Robert Samuels, a Black journalist who graduated from Northwestern in 2006, said he remembers when the N-word was scribbled on the dorm room doors of several Black students. The act inspired him to join the Daily Northwestern and cover issues relating to diversity on campus.

“Racism being America’s original sin, it just sort of follows you. It began following me when I was a student at Northwestern,” he said. “As time has gone on, this has become a continuing issue.”

Samuels, a national political enterprise reporter for the Washington Post, joined three other Black journalists who cover race – John Eligon, a national correspondent for the New York Times; Will Jones, a reporter for ABC 7 Chicago Eyewitness News; and Natalie Moore, an author and reporter for WBEZ Radio in Chicago – on a panel, “The Race Beat: Covering Race and Social Justice Today,” Wednesday night. The panel was hosted by Medill Dean Charles Whitaker for Black History Month.

When Whitaker asked the panel what they bring to the table at their news organizations as Black reporters, Jones mentioned his coverage of a Black Lives Matter protest in Chicago from this summer.

“I was placed in this position at this moment for a reason,” Jones said. “I have a responsibility to bring that perspective to the viewers.”

Moore also connected her coverage to Chicago as she is a Black woman from the South Side. She said the best compliment she has received from a listener was: “This is my story. I just didn’t have the language for it.”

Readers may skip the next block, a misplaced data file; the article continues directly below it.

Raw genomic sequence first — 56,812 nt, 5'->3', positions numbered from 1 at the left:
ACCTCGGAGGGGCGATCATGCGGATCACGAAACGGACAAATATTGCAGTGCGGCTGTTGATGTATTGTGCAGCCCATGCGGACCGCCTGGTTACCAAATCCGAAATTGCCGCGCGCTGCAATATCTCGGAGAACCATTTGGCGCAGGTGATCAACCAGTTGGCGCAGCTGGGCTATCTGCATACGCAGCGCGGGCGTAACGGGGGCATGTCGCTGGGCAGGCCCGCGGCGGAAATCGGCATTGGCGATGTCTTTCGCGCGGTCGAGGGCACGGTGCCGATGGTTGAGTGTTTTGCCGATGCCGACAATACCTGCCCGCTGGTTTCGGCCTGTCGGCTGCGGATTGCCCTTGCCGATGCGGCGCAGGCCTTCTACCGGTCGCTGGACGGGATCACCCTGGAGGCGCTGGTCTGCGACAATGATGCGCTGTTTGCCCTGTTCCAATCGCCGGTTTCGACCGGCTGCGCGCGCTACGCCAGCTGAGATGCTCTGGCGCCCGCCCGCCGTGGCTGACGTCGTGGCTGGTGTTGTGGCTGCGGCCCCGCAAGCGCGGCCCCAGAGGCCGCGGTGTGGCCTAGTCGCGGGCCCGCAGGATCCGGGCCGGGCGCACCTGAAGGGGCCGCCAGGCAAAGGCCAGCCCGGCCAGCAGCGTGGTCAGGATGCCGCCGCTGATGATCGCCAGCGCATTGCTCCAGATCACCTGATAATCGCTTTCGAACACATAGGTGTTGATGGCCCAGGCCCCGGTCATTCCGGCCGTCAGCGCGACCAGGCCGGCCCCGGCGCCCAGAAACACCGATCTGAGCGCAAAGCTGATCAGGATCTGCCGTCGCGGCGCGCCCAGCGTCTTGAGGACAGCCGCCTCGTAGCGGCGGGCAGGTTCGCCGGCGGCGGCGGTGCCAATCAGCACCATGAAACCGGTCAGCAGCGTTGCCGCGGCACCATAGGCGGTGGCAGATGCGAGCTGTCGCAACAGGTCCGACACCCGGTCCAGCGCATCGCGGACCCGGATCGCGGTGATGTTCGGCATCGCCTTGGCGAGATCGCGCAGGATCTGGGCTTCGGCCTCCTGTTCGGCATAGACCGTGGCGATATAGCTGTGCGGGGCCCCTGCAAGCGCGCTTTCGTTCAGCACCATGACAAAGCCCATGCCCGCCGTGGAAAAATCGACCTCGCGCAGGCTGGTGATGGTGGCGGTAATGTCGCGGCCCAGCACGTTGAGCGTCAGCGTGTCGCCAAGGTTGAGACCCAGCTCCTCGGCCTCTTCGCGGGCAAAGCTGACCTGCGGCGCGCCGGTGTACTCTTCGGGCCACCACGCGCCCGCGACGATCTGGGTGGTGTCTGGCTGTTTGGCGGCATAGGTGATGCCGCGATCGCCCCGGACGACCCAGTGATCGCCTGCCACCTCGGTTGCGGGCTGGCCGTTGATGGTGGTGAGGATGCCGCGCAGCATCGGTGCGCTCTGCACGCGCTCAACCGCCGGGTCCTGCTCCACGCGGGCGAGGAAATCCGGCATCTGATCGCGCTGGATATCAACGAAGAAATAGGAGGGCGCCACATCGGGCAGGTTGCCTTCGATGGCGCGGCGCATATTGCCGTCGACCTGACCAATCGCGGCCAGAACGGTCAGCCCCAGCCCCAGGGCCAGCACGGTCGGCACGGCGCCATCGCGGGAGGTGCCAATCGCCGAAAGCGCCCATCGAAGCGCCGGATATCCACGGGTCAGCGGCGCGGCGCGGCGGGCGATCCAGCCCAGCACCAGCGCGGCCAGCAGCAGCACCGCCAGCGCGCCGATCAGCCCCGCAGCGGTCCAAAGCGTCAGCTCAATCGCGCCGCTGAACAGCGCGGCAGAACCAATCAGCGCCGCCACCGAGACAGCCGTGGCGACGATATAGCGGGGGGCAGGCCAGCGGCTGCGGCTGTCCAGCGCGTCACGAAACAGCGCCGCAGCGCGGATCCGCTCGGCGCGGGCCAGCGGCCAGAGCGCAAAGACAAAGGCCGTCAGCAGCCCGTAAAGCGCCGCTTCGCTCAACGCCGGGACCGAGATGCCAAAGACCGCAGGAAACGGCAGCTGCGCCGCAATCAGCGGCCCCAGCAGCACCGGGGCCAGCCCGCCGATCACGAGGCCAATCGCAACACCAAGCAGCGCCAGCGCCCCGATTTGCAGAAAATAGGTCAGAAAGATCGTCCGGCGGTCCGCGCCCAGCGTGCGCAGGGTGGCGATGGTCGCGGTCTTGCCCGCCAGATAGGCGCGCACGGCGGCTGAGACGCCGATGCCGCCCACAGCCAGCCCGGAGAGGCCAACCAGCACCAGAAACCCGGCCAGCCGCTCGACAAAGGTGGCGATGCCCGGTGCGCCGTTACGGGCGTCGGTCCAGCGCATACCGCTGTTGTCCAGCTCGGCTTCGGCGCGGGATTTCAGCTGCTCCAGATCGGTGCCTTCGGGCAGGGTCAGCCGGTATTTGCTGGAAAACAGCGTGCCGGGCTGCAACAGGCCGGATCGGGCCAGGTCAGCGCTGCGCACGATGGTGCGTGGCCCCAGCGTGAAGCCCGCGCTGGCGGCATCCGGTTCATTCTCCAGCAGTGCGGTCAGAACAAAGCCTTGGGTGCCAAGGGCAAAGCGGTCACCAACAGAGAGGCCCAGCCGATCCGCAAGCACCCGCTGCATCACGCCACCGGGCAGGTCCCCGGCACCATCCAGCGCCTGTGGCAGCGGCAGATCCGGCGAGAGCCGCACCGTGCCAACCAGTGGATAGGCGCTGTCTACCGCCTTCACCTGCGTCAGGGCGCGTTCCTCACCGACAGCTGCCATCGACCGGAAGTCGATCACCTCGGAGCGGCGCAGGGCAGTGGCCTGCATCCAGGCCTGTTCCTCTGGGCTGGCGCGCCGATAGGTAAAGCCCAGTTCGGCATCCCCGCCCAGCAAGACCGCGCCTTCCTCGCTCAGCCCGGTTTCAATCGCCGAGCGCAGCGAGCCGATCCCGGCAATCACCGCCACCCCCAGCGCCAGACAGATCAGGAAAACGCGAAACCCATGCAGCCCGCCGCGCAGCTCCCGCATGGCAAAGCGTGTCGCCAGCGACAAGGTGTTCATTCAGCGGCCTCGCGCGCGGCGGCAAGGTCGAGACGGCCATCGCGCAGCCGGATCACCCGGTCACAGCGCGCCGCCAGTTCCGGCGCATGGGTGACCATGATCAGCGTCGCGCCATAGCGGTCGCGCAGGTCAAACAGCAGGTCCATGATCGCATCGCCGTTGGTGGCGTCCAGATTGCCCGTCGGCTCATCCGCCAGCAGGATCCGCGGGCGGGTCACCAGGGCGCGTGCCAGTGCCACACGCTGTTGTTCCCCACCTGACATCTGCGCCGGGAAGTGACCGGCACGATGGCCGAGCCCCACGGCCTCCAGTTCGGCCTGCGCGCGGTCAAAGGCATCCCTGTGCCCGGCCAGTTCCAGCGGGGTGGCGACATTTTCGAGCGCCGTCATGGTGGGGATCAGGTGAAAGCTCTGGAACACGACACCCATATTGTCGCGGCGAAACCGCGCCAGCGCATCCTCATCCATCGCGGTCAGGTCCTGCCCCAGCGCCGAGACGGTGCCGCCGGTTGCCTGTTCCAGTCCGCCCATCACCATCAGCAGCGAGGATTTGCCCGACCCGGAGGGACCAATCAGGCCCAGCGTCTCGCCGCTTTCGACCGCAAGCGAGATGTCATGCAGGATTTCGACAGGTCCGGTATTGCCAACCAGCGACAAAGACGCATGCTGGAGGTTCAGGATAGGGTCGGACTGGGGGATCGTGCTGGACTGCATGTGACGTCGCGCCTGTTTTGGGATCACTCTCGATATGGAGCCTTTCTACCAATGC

Eligon brought up a completely different perspective since he is from Trinidad.

“There is this sense of Blackness in America that you don’t get from other places,” he said. “If you’re an immigrant from Ghana, if you’re from Trinidad, if you’re from wherever, you are automatically within the tenants of Blackness. But within that tenant there’s many different experiences and backgrounds.”

Whitaker turned the conversation to the question of objectivity in journalism, and Moore jumped in.

“There’s no such thing as objectivity so let’s just stop with that conversation,” Moore said. “There’s accuracy, there’s truth, there’s fairness but we should embrace our subjectivity.”

As talk of objectivity continued, the panelists began to discuss coverage of the “other side” when it comes to race: racists. Eligon objected to giving these people a voice. He said racist voices should only be included to show these people exist, not to validate racism.

Samuels, however, was more inclined to show the “other side.” He talked about covering race in Ferguson, Missouri after the police killed teenager Michael Brown in 2014.

“Ferguson, Missouri is a third white,” Samuels said. “When I told my bosses I wanted to go and talk to white people about Ferguson and Michael Brown, they thought I was crazy.”

Regardless, Samuels wrote a story about a pizza shop in Ferguson that was thought to have a racist owner by Black members of the community. The owner tried to “end racism” by giving out free pizza, but it was not well-received.

“When we talk about people who have different perspectives, folks we would not want to sit in a church pew with, I think it’s really important to be able to see them in motion,” Samuels said. “That doesn’t excuse the behavior. You find avenues to tell that story and contrast it.”

Whitaker ended the event with a question from the audience: is race coverage just the “flavor of the month” or will it last?

“We’re really just talking about good journalism here,” Samuels answered. “The idea of looking at systemic problems, accountability, trying to get sources that think differently than you - these are the fundamental things that come with our obligations with the first amendment.”

Article Thumbnail courtesy of Jenna Anderson / North By Northwestern